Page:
Lo, there do I see my father. Lo, there do I see my mother, my sisters, and my brothers. Lo, there do I see the line of my people, Back to the beginning! Lo, they do call to me. They bid me take my place among them, in the halls of
Valhalla! Where the brave may live forever!
I have never seen a barrel resonate or flex like that. I was chatting to one of my friends who is a precision shooter (1,000 yd stuff) and we were discussing his custom rifle with bull barrel. He maintaines that barrel resonance in a good quality (well made 21" or 22") hunting rifle is measured in microns.
When I fisrt joined the army we were issued FN's (Fabrique National) 7,62's and damn these were good even if a bit heavy. Later we were issued (at para bn) folding stock R1's, basically identical to the FN, same bullet, barrel and action but made lighter. This was also a great rifle. We only practiced out to 300m but regularly got 6" groups from the lying position and this is with open sights, I realise that this does not constitute accuracy but it certainly is adequate for what we had in mind, so the rifle is definitley ok.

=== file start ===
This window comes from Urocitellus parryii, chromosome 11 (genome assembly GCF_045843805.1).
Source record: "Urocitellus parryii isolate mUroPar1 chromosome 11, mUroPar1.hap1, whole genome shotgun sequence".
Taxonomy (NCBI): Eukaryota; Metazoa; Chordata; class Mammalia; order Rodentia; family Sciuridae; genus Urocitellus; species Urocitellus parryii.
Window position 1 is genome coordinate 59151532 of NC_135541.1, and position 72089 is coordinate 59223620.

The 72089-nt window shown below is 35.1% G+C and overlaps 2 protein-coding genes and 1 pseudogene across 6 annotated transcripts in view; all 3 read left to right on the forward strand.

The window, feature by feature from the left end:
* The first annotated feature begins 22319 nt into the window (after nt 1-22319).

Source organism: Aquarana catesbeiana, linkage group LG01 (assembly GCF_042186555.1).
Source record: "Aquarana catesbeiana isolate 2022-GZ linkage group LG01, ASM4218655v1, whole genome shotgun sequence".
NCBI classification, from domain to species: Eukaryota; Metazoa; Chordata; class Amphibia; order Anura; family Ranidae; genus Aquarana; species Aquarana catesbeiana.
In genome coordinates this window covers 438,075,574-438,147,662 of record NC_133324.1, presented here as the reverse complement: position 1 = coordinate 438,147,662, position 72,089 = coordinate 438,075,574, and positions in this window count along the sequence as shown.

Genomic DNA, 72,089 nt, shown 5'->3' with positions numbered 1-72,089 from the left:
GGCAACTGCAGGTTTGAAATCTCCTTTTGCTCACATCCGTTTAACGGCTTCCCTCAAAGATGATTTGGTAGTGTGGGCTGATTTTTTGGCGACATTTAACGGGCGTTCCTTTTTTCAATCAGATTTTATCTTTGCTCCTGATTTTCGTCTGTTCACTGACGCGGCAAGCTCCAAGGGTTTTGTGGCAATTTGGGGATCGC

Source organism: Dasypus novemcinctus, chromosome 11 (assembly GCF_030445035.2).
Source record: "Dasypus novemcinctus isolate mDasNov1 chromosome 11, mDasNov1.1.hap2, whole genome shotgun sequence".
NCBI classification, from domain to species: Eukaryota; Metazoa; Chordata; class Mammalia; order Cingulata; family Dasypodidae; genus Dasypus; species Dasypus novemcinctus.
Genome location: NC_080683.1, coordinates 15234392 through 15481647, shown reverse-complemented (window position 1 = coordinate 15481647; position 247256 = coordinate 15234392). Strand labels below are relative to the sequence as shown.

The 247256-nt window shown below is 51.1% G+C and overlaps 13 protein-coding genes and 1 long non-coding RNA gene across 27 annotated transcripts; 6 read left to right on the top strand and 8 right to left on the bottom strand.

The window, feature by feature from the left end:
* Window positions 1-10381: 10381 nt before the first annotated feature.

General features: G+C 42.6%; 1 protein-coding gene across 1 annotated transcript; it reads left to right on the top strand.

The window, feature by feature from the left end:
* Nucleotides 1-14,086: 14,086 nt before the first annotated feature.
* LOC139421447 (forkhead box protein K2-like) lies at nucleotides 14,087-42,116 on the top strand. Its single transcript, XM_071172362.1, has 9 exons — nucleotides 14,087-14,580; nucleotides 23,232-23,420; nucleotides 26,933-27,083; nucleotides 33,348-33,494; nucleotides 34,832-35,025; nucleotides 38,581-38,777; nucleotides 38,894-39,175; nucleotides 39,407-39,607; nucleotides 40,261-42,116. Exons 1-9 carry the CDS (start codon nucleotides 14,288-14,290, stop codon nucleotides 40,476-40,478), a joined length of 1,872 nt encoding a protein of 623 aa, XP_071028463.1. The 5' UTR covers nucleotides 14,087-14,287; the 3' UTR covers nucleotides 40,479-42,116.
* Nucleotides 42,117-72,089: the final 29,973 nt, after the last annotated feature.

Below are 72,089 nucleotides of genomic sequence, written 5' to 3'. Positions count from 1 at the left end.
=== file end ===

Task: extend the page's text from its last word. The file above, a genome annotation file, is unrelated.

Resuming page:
I had already left the army when the new issue of rifles came out and we now use what I believe is the R4 (I have never shot one) somewhere aroung a 5,63 or .222 calibre.
In the real world I would much rather have the firepower to fetch someone out behind a 6" tree. Another factor which I can personally vouch for is the phsychological edge - in a firefight you can hear the very distinctive "crack" of an AK, it has a signature sound all of it's own and when we return fire there is this huge booming report from the 7,62. It made me feel better even if it was just in the mind.
I understand I must be wrong in my choice or else the military world wide would still be using the old 7,62 but for piece of mind, given the choice, I know which one I would take with me.